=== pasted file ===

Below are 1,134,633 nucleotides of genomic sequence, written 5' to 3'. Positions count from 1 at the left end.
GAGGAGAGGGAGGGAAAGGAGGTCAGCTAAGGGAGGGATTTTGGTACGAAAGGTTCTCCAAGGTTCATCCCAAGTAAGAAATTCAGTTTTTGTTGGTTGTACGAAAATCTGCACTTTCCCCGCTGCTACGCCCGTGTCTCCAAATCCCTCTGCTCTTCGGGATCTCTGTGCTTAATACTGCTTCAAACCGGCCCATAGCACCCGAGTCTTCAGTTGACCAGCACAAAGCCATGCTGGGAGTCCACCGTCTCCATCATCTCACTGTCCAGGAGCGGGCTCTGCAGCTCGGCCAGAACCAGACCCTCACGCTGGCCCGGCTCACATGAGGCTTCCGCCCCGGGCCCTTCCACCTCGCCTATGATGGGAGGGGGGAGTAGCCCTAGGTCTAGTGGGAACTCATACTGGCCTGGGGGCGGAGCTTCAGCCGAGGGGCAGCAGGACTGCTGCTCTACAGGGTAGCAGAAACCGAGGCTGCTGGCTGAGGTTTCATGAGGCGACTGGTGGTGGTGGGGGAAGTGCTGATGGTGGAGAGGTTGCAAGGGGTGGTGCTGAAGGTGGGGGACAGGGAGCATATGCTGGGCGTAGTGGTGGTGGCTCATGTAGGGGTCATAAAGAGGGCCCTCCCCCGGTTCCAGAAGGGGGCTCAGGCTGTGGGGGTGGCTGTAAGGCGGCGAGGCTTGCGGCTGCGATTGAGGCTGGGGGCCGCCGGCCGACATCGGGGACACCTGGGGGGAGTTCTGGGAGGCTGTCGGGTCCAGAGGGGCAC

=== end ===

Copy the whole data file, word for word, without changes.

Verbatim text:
Below are 1,134,633 nucleotides of genomic sequence, written 5' to 3'. Positions count from 1 at the left end.
GAGGAGAGGGAGGGAAAGGAGGTCAGCTAAGGGAGGGATTTTGGTACGAAAGGTTCTCCAAGGTTCATCCCAAGTAAGAAATTCAGTTTTTGTTGGTTGTACGAAAATCTGCACTTTCCCCGCTGCTACGCCCGTGTCTCCAAATCCCTCTGCTCTTCGGGATCTCTGTGCTTAATACTGCTTCAAACCGGCCCATAGCACCCGAGTCTTCAGTTGACCAGCACAAAGCCATGCTGGGAGTCCACCGTCTCCATCATCTCACTGTCCAGGAGCGGGCTCTGCAGCTCGGCCAGAACCAGACCCTCACGCTGGCCCGGCTCACATGAGGCTTCCGCCCCGGGCCCTTCCACCTCGCCTATGATGGGAGGGGGGAGTAGCCCTAGGTCTAGTGGGAACTCATACTGGCCTGGGGGCGGAGCTTCAGCCGAGGGGCAGCAGGACTGCTGCTCTACAGGGTAGCAGAAACCGAGGCTGCTGGCTGAGGTTTCATGAGGCGACTGGTGGTGGTGGGGGAAGTGCTGATGGTGGAGAGGTTGCAAGGGGTGGTGCTGAAGGTGGGGGACAGGGAGCATATGCTGGGCGTAGTGGTGGTGGCTCATGTAGGGGTCATAAAGAGGGCCCTCCCCCGGTTCCAGAAGGGGGCTCAGGCTGTGGGGGTGGCTGTAAGGCGGCGAGGCTTGCGGCTGCGATTGAGGCTGGGGGCCGCCGGCCGACATCGGGGACACCTGGGGGGAGTTCTGGGAGGCTGTCGGGTCCAGAGGGGCAC